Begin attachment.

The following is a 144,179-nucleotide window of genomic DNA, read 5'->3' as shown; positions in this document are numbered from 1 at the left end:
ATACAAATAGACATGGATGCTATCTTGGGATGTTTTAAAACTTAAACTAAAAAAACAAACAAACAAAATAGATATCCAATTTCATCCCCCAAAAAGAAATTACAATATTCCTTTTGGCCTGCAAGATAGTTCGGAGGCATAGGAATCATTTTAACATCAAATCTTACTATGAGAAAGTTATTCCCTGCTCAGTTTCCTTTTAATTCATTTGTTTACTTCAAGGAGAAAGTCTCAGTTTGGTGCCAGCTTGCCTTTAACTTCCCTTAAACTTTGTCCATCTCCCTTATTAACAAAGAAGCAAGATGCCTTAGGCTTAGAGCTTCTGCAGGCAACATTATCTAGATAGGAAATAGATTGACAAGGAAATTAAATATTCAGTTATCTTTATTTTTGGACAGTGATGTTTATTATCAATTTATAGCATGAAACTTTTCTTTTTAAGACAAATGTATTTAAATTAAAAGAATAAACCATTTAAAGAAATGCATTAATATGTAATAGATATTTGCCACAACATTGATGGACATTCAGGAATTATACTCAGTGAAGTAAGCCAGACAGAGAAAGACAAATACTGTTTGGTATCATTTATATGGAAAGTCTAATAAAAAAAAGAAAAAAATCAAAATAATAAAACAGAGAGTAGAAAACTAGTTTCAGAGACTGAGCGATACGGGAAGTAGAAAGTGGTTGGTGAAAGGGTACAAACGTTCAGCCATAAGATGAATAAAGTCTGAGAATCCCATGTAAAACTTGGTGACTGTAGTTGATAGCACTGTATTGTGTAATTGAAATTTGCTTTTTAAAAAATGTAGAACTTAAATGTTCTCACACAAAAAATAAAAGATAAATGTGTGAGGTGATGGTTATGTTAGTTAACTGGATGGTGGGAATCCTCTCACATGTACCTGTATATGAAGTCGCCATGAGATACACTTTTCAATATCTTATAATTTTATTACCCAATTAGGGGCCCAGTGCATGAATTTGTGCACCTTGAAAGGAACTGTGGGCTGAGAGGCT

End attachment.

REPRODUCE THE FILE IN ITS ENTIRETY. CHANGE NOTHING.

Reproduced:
The following is a 144,179-nucleotide window of genomic DNA, read 5'->3' as shown; positions in this document are numbered from 1 at the left end:
ATACAAATAGACATGGATGCTATCTTGGGATGTTTTAAAACTTAAACTAAAAAAACAAACAAACAAAATAGATATCCAATTTCATCCCCCAAAAAGAAATTACAATATTCCTTTTGGCCTGCAAGATAGTTCGGAGGCATAGGAATCATTTTAACATCAAATCTTACTATGAGAAAGTTATTCCCTGCTCAGTTTCCTTTTAATTCATTTGTTTACTTCAAGGAGAAAGTCTCAGTTTGGTGCCAGCTTGCCTTTAACTTCCCTTAAACTTTGTCCATCTCCCTTATTAACAAAGAAGCAAGATGCCTTAGGCTTAGAGCTTCTGCAGGCAACATTATCTAGATAGGAAATAGATTGACAAGGAAATTAAATATTCAGTTATCTTTATTTTTGGACAGTGATGTTTATTATCAATTTATAGCATGAAACTTTTCTTTTTAAGACAAATGTATTTAAATTAAAAGAATAAACCATTTAAAGAAATGCATTAATATGTAATAGATATTTGCCACAACATTGATGGACATTCAGGAATTATACTCAGTGAAGTAAGCCAGACAGAGAAAGACAAATACTGTTTGGTATCATTTATATGGAAAGTCTAATAAAAAAAAGAAAAAAATCAAAATAATAAAACAGAGAGTAGAAAACTAGTTTCAGAGACTGAGCGATACGGGAAGTAGAAAGTGGTTGGTGAAAGGGTACAAACGTTCAGCCATAAGATGAATAAAGTCTGAGAATCCCATGTAAAACTTGGTGACTGTAGTTGATAGCACTGTATTGTGTAATTGAAATTTGCTTTTTAAAAAATGTAGAACTTAAATGTTCTCACACAAAAAATAAAAGATAAATGTGTGAGGTGATGGTTATGTTAGTTAACTGGATGGTGGGAATCCTCTCACATGTACCTGTATATGAAGTCGCCATGAGATACACTTTTCAATATCTTATAATTTTATTACCCAATTAGGGGCCCAGTGCATGAATTTGTGCACCTTGAAAGGAACTGTGGGCTGAGAGGCT